This year, in honor of the upcoming holiday, OXO has asked me to share my ultimate turkey recipe with you, along with a fabulous giveaway of the most ultimate turkey tools a cook could ask for! Keep an eye out for these amazing tools in the post, and then learn how YOU can win a set too!
(Are you ready for a long post? If not, go grab a snack. I’ll wait.)
This, in my opinion, is THE ultimate turkey for Thanksgiving dinner. This is the Thanksgiving turkey I’ve made for my family for years, and we are never disappointed. The combination of a flavorful brine bath for my beloved bird, and then the secret weapon herb butter rub down results in the most tender, delicious turkey ever. The end result is worth the work…and none of the work is very hard, and most of it is done ahead of time. If you host Thanksgiving dinner, you know that dishes you can make ahead sometimes make all the difference between a delightful meal, and pure insanity.
A few days before Thanksgiving hits, I get going on my herb butter. This doesn’t take long to throw together, and it’s so very worth it.
I start by gathering my ingredients.
As my butter softens, I finely chop up a hefty dose of flat leaf parsley, fresh thyme leaves and fresh sage.
I also mince up a couple of shallots. The shallots go into a small skillet along with one tablespoon of the butter, just to soften up for a few minutes. Then, I deglaze the pan with a little bit of white wine, and let that evaporate. Once that’s gone, I add in my chopped herbs. They cook just a couple of minutes in the wine-butter shallots, and then I remove the fragrant mixture from the heat and allow it to cool.
Can you imagine how good this smells? It’s a little crazy how amazing it is.
Once the herb-shallot mixture is completely cool, I whip it into the softened butter with my mixer. Then, I wrap it in plastic wrap, squeeze it into a bar shape, and store it in the fridge until it’s time to roast the bird! (**The butter can be made up to one week ahead of time and kept in the fridge, or up to two months ahead of time and frozen!)
The next piece in my perfect bird puzzle is the brine. If you’ve never brined a turkey before, you really owe it to your taste buds to try. It’s amazing what a little salt water and aromatics can do for a plain little turkey.
You can successfully brine a turkey in nothing but slightly sugared salt water, but why stop there? This is a great opportunity to build the flavor of your bird, and really get him in tip-top flavor shape. I like to use kosher salt, pure maple syrup (in place of sugar), sage, thyme, parsley, rosemary, garlic, and lemon zest.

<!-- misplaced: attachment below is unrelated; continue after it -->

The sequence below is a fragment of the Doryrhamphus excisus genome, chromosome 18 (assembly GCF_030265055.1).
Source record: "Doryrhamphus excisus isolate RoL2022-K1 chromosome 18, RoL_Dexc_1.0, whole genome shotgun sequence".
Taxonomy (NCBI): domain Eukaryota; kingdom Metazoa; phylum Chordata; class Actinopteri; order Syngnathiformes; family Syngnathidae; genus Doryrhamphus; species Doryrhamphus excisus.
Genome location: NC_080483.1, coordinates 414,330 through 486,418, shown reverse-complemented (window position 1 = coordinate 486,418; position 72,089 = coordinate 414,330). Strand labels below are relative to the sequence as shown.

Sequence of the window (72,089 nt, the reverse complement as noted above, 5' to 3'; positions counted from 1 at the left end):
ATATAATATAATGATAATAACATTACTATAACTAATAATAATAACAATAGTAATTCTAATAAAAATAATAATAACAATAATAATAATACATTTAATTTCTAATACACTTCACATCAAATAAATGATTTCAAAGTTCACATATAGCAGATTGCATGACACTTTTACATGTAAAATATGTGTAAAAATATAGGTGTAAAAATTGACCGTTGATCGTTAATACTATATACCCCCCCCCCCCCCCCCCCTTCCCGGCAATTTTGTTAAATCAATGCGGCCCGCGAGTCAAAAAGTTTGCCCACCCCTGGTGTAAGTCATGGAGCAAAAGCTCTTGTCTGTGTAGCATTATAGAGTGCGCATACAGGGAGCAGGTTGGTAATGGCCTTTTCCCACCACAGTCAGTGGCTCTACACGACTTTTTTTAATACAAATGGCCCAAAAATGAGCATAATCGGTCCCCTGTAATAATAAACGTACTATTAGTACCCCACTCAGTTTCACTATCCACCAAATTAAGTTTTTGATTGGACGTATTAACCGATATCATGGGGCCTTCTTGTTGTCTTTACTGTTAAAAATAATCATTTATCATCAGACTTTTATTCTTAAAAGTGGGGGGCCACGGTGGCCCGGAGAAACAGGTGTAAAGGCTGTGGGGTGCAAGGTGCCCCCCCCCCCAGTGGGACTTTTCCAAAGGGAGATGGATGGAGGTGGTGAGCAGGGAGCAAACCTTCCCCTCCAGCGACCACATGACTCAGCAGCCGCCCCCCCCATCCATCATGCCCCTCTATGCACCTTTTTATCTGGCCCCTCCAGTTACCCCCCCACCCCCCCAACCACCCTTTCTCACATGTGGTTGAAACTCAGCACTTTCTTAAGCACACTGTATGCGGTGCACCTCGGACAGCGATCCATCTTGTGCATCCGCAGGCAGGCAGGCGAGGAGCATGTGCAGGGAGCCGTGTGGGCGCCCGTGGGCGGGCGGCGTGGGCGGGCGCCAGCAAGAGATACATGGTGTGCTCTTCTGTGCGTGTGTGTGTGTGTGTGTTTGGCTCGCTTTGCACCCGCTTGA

For a fifteen pound turkey, I brought five quarts of water to a boil, along with the all of these wonderful, tasty fall flavors. This needs to be done a couple of days before you want to serve your turkey.
I let the mixture simmer for five minutes, and then removed the pot from the heat. I let the brine sit out to cool to room temperature, and then popped the lid on the pot and put it in the fridge to chill for 24 hours.
The next day, I placed my cleaned turkey breast-side down in doubled up turkey-sized oven bags. (You can find these with the aluminum foil and plastic wrap.) I carefully poured that amazing brine over the turkey, gathered the excess bag up, and tied the bag tight. Then, to make sure the brine was in contact with as much of the bird as possible, I put the turkey bag in my largest soup pot.
He fit in there nice and snug, and from there, the pot went into my fridge until the next day…when we would talk some serious turkey!
When Turkey Day arrived (Turkey Day always arrives a little earlier in November for food bloggers than the rest of the country. The best part is, we get it again later on!), it was time to put all of that prep work to good use!
While I preheated my oven, I removed my turkey from the brine, rinsed the bird off, and gave it a good pat down with paper towels before putting it in my roasting pan.
Then, I got the herb butter out of the fridge and sliced it into quarter-inch thick slices. I ran my hands between the breast meat and the skin of the bird, to create some space, and then slid the slices of the butter in all over the breasts, and down in between the legs and skin as well.
(My husband modeled this process for me…my arms aren’t that hairy!)
Once all of the butter was in, I gave the turkey a good massage, to help break up that butter and spread it all over and into every bit of that bird that I could. Then, I sprinkled some salt and pepper in the cavity of the turkey, and all over the bird itself, before covering the pan tightly with foil.
For the first two hours of roasting time, the turkey would be tucked in tight under the foil. The last hour or so is plenty of time to get that skin nice and brown and crispy. The foil tent helps keep all of the moisture in.
After two hours in the oven, it was time to remove the foil, and baste the turkey every fifteen minutes until the end of cooking time.
Can you see all of those herbs in there? The drippings from this turkey are amazing, and make the best gravy ever. Beautiful color!!